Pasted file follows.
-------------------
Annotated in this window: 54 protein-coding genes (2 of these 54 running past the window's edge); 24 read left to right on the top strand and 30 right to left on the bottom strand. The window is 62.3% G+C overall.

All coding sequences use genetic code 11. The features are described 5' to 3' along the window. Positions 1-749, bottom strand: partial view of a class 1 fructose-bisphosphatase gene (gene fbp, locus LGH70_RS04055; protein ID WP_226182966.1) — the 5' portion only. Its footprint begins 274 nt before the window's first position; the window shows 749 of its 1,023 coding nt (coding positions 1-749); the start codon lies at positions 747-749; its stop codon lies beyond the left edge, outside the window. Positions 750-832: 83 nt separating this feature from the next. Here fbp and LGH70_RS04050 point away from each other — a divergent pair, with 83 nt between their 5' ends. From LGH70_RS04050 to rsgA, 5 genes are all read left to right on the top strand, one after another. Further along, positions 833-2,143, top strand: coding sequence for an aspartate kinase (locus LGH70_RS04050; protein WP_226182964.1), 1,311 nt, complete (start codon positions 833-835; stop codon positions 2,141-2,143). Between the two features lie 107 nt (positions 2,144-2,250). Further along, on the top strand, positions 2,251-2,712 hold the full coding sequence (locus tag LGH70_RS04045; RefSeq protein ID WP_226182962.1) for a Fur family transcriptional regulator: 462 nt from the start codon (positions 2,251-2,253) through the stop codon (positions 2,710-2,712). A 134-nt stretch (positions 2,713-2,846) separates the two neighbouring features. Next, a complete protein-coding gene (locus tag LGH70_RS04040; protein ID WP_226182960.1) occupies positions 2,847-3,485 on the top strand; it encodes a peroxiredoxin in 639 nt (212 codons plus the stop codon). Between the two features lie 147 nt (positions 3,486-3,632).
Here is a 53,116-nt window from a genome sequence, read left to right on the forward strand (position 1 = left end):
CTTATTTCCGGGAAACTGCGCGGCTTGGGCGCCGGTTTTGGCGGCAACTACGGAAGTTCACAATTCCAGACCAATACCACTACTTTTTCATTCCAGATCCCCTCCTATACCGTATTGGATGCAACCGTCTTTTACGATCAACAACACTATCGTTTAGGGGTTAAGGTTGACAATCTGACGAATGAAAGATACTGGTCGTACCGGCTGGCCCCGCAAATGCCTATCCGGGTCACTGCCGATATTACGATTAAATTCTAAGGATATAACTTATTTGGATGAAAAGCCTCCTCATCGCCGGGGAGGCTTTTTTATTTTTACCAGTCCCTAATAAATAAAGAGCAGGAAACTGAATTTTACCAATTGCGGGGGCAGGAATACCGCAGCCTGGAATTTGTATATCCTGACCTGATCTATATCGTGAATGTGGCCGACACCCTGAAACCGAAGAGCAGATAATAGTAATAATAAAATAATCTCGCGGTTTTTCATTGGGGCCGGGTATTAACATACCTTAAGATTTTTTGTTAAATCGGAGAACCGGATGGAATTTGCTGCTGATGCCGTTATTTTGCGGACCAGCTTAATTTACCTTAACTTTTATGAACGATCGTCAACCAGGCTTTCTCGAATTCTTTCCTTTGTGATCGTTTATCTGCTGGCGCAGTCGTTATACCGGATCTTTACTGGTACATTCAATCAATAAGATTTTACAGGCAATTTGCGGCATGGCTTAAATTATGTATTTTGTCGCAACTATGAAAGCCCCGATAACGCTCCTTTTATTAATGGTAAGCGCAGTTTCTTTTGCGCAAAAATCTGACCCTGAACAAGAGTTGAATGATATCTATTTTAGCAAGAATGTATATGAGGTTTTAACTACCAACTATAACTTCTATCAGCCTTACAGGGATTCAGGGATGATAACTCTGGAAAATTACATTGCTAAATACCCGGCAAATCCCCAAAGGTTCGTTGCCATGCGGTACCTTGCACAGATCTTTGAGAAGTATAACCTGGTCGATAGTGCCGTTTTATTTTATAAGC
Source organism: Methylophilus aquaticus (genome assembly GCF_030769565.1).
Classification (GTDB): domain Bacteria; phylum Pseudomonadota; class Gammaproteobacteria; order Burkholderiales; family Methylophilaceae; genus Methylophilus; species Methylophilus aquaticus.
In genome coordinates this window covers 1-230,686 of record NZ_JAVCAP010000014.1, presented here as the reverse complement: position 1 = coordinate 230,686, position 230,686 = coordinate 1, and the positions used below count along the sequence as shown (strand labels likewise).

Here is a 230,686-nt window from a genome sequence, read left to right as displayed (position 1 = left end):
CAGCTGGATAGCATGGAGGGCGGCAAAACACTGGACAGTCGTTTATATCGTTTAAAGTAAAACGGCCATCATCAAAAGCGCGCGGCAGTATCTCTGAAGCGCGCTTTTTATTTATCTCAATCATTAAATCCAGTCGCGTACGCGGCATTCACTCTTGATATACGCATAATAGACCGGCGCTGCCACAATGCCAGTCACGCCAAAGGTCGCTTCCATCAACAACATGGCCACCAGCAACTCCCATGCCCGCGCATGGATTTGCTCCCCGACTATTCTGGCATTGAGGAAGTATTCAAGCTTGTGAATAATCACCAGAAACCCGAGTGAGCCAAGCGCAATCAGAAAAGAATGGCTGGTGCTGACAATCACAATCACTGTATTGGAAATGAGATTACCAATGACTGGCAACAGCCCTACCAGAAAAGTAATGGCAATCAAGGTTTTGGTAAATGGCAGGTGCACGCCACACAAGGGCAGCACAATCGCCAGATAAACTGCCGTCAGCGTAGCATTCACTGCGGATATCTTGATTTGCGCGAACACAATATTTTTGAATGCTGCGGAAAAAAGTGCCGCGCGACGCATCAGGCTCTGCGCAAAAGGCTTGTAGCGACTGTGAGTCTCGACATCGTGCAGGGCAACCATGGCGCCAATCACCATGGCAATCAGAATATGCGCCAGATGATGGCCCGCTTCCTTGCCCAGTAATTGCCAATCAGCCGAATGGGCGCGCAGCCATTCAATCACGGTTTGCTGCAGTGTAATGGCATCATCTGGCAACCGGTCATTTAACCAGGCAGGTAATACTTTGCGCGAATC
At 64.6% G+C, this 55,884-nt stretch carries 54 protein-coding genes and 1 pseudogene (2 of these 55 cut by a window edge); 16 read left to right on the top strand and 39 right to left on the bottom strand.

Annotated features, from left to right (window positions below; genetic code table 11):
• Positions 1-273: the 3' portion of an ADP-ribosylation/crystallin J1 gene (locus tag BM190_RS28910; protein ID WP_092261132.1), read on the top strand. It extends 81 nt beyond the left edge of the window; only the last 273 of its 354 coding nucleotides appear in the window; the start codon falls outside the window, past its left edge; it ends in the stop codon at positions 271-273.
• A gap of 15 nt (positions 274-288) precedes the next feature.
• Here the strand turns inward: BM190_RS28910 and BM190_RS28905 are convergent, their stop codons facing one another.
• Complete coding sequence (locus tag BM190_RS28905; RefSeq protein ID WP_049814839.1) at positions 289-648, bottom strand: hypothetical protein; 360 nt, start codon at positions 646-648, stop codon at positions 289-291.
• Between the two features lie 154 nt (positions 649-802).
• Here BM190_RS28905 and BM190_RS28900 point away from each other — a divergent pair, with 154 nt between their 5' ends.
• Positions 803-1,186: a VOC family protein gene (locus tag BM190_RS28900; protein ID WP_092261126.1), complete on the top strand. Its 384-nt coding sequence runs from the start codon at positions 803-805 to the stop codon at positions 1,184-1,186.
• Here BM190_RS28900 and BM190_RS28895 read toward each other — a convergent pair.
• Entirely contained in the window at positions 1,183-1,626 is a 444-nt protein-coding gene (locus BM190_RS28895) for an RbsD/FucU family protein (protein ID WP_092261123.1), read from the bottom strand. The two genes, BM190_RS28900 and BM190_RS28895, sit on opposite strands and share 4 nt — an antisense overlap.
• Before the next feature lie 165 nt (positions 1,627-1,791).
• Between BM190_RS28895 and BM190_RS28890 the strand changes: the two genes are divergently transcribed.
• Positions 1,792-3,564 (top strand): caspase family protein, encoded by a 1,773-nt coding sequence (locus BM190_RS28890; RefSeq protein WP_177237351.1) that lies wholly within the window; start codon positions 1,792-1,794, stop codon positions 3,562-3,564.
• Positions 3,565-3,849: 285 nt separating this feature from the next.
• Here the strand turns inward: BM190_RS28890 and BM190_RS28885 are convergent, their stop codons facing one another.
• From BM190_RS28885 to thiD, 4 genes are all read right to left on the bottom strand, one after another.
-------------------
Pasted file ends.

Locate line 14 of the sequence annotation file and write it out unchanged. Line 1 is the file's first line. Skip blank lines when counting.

• Here the strand turns inward: BM190_RS28910 and BM190_RS28905 are convergent, their stop codons facing one another.